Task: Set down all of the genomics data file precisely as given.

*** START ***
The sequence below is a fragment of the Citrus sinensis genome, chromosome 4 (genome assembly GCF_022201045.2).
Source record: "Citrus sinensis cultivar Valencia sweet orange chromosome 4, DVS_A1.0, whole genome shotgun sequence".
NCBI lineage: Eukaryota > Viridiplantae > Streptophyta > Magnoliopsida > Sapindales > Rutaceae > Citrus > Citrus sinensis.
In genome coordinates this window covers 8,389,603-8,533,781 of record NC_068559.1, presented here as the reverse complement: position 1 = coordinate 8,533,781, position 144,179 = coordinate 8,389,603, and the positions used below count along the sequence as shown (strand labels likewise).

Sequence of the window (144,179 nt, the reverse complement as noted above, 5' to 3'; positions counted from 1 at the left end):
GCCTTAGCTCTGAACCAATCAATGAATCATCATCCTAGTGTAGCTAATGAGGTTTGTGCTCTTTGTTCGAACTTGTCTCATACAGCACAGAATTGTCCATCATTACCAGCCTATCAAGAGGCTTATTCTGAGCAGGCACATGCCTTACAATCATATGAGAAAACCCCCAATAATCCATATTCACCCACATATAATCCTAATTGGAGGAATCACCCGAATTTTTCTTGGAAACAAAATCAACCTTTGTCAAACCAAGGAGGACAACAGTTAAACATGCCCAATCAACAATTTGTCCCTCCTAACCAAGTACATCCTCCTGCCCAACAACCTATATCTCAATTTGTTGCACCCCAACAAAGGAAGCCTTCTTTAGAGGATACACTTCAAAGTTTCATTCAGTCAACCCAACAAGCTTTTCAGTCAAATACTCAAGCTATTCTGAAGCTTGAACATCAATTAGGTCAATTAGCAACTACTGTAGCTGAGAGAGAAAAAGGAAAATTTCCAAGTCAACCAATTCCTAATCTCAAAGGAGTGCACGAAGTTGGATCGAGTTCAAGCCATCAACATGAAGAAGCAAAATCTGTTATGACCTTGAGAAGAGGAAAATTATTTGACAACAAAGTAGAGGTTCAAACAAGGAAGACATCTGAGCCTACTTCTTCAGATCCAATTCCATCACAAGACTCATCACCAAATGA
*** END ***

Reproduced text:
The sequence below is a fragment of the Citrus sinensis genome, chromosome 4 (genome assembly GCF_022201045.2).
Source record: "Citrus sinensis cultivar Valencia sweet orange chromosome 4, DVS_A1.0, whole genome shotgun sequence".
NCBI lineage: Eukaryota > Viridiplantae > Streptophyta > Magnoliopsida > Sapindales > Rutaceae > Citrus > Citrus sinensis.
In genome coordinates this window covers 8,389,603-8,533,781 of record NC_068559.1, presented here as the reverse complement: position 1 = coordinate 8,533,781, position 144,179 = coordinate 8,389,603, and the positions used below count along the sequence as shown (strand labels likewise).

Sequence of the window (144,179 nt, the reverse complement as noted above, 5' to 3'; positions counted from 1 at the left end):
GCCTTAGCTCTGAACCAATCAATGAATCATCATCCTAGTGTAGCTAATGAGGTTTGTGCTCTTTGTTCGAACTTGTCTCATACAGCACAGAATTGTCCATCATTACCAGCCTATCAAGAGGCTTATTCTGAGCAGGCACATGCCTTACAATCATATGAGAAAACCCCCAATAATCCATATTCACCCACATATAATCCTAATTGGAGGAATCACCCGAATTTTTCTTGGAAACAAAATCAACCTTTGTCAAACCAAGGAGGACAACAGTTAAACATGCCCAATCAACAATTTGTCCCTCCTAACCAAGTACATCCTCCTGCCCAACAACCTATATCTCAATTTGTTGCACCCCAACAAAGGAAGCCTTCTTTAGAGGATACACTTCAAAGTTTCATTCAGTCAACCCAACAAGCTTTTCAGTCAAATACTCAAGCTATTCTGAAGCTTGAACATCAATTAGGTCAATTAGCAACTACTGTAGCTGAGAGAGAAAAAGGAAAATTTCCAAGTCAACCAATTCCTAATCTCAAAGGAGTGCACGAAGTTGGATCGAGTTCAAGCCATCAACATGAAGAAGCAAAATCTGTTATGACCTTGAGAAGAGGAAAATTATTTGACAACAAAGTAGAGGTTCAAACAAGGAAGACATCTGAGCCTACTTCTTCAGATCCAATTCCATCACAAGACTCATCACCAAATGA